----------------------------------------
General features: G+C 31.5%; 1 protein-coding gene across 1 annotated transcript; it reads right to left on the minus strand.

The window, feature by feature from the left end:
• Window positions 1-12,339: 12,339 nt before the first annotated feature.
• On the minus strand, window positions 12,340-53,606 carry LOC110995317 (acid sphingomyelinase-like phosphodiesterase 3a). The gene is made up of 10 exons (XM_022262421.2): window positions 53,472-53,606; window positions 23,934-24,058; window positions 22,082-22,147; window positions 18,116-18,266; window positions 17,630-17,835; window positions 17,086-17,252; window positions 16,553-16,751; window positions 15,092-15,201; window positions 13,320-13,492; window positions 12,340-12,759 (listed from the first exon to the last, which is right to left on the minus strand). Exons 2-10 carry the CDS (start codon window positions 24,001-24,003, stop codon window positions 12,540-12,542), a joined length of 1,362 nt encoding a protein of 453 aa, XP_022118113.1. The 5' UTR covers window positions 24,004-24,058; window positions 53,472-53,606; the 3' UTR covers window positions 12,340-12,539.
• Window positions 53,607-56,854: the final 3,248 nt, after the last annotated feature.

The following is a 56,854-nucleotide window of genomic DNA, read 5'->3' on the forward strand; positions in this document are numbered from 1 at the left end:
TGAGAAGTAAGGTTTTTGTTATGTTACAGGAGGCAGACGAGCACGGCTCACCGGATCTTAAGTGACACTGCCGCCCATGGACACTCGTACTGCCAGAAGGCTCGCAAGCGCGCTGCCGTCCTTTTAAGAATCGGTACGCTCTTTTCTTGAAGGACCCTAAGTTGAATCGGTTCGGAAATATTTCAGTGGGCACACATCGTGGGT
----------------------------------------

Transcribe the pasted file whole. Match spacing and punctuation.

General features: G+C 31.5%; 1 protein-coding gene across 1 annotated transcript; it reads right to left on the minus strand.

The window, feature by feature from the left end:
• Window positions 1-12,339: 12,339 nt before the first annotated feature.
• On the minus strand, window positions 12,340-53,606 carry LOC110995317 (acid sphingomyelinase-like phosphodiesterase 3a). The gene is made up of 10 exons (XM_022262421.2): window positions 53,472-53,606; window positions 23,934-24,058; window positions 22,082-22,147; window positions 18,116-18,266; window positions 17,630-17,835; window positions 17,086-17,252; window positions 16,553-16,751; window positions 15,092-15,201; window positions 13,320-13,492; window positions 12,340-12,759 (listed from the first exon to the last, which is right to left on the minus strand). Exons 2-10 carry the CDS (start codon window positions 24,001-24,003, stop codon window positions 12,540-12,542), a joined length of 1,362 nt encoding a protein of 453 aa, XP_022118113.1. The 5' UTR covers window positions 24,004-24,058; window positions 53,472-53,606; the 3' UTR covers window positions 12,340-12,539.
• Window positions 53,607-56,854: the final 3,248 nt, after the last annotated feature.

The following is a 56,854-nucleotide window of genomic DNA, read 5'->3' on the forward strand; positions in this document are numbered from 1 at the left end:
TGAGAAGTAAGGTTTTTGTTATGTTACAGGAGGCAGACGAGCACGGCTCACCGGATCTTAAGTGACACTGCCGCCCATGGACACTCGTACTGCCAGAAGGCTCGCAAGCGCGCTGCCGTCCTTTTAAGAATCGGTACGCTCTTTTCTTGAAGGACCCTAAGTTGAATCGGTTCGGAAATATTTCAGTGGGCACACATCGTGGGT